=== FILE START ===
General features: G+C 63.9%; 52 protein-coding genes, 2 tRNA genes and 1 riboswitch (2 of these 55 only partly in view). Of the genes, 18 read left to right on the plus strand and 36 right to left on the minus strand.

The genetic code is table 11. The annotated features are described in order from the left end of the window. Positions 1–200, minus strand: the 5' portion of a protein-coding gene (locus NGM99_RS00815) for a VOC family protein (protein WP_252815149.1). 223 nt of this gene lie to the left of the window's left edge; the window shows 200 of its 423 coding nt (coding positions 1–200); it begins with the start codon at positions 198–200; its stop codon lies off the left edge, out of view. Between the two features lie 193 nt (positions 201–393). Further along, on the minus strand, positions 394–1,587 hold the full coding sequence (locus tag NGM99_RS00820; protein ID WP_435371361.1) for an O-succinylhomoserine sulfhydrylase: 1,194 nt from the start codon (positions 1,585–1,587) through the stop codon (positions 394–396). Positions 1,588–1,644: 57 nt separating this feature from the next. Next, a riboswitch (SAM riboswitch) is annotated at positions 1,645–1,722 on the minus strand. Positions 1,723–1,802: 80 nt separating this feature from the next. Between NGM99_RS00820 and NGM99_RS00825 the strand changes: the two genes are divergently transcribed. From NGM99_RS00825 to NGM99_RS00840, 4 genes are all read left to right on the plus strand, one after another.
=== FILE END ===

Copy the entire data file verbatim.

General features: G+C 63.9%; 52 protein-coding genes, 2 tRNA genes and 1 riboswitch (2 of these 55 only partly in view). Of the genes, 18 read left to right on the plus strand and 36 right to left on the minus strand.

The genetic code is table 11. The annotated features are described in order from the left end of the window. Positions 1–200, minus strand: the 5' portion of a protein-coding gene (locus NGM99_RS00815) for a VOC family protein (protein WP_252815149.1). 223 nt of this gene lie to the left of the window's left edge; the window shows 200 of its 423 coding nt (coding positions 1–200); it begins with the start codon at positions 198–200; its stop codon lies off the left edge, out of view. Between the two features lie 193 nt (positions 201–393). Further along, on the minus strand, positions 394–1,587 hold the full coding sequence (locus tag NGM99_RS00820; protein ID WP_435371361.1) for an O-succinylhomoserine sulfhydrylase: 1,194 nt from the start codon (positions 1,585–1,587) through the stop codon (positions 394–396). Positions 1,588–1,644: 57 nt separating this feature from the next. Next, a riboswitch (SAM riboswitch) is annotated at positions 1,645–1,722 on the minus strand. Positions 1,723–1,802: 80 nt separating this feature from the next. Between NGM99_RS00820 and NGM99_RS00825 the strand changes: the two genes are divergently transcribed. From NGM99_RS00825 to NGM99_RS00840, 4 genes are all read left to right on the plus strand, one after another.